The power of the internet, in particular that of social media is humungous. People are constantly tied to their phones, eyeing for any latest news that may spring up, be it in the form of a tweet, a meme or a viral video. When used strategically, social media becomes one of the most powerful tools of digital marketing. With the evolution of social media, the concept of moment marketing has also become increasingly common. But what exactly is moment marketing? It refers to marketing in respect of trending topics/events usually undertaken by brands to gain traction and benefit from the popularity that the trending events have garnered. Therefore, brands constantly look to create campaigns or post about any current topic to encash on such opportunities to stay relevant and visible.

However, the concept of moment marketing is not new. For example, Amul is as famous for its quirky print advertisements, as it is for its products. Using their mascot ‘The Butter Girl’, the brand makes prompt creative and catchy ads capturing any important news/events. Over the Top (OTT) platform Netflix leverages its twitter page to post captivating content about trending topics which sparks instant conversations with their audience. Similarly, Zomato, Burger King, Pepsi and several other brands try to make most of the recent trends to reach their target audience quickly at a reduced cost.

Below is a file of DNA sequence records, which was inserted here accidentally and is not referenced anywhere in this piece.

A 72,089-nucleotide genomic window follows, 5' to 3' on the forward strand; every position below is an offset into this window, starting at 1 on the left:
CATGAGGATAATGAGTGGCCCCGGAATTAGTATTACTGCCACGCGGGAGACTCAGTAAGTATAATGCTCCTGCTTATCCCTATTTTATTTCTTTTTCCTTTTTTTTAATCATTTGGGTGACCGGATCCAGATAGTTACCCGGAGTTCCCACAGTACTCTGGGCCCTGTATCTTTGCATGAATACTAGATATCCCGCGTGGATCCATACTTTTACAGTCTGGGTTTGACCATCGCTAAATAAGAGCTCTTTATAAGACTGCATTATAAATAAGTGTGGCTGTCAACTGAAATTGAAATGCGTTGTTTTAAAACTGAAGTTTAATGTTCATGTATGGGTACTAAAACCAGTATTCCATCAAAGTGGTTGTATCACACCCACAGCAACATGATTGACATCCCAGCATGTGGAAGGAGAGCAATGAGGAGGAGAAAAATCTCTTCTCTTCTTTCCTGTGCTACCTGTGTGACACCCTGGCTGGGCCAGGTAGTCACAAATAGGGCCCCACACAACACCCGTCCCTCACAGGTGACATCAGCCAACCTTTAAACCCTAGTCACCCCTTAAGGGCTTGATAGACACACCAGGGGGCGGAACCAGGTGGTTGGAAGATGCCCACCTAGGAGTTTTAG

While such acts were prevalent for some time now, they did not necessarily infringe the rights of any party involved in it. However, recently when PV Sindhu won a medal in the Tokyo Olympics 2020, a lot of brands ran advertisements on social media platforms portraying her name and face along with their logo and brand to congratulate her. While there were several other companies that posted congratulatory messages for PV Sindhu as well, it is to be noted that the act per se becomes illegal only when brand names and logos are placed in the said messages since this is bound to deceive people into believing that the celebrity was endorsing such infringing brands when clearly the latter intended to encash on the popularity of the person and the particular moment.

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Moment Marketing and its legal implications

Unfortunately, in India, there is no specific legislation which protects the intellectual property rights of celebrities. Nevertheless, victims of moment marketing have been afforded protection in varied forms under Indian law, as follows:

  1. Trade Marks Act, 1999:

The Trade Marks Act, 1999 provides protection to registered and unregistered marks under Section 29 and 27 respectively. We have come across many instances where Indian celebrities have registered their names and/or their signatures as a trademark. Accordingly, any unauthorized use of any kind of logo or symbol associated with any event, can make a case of trademark infringement.

  1. Personality Rights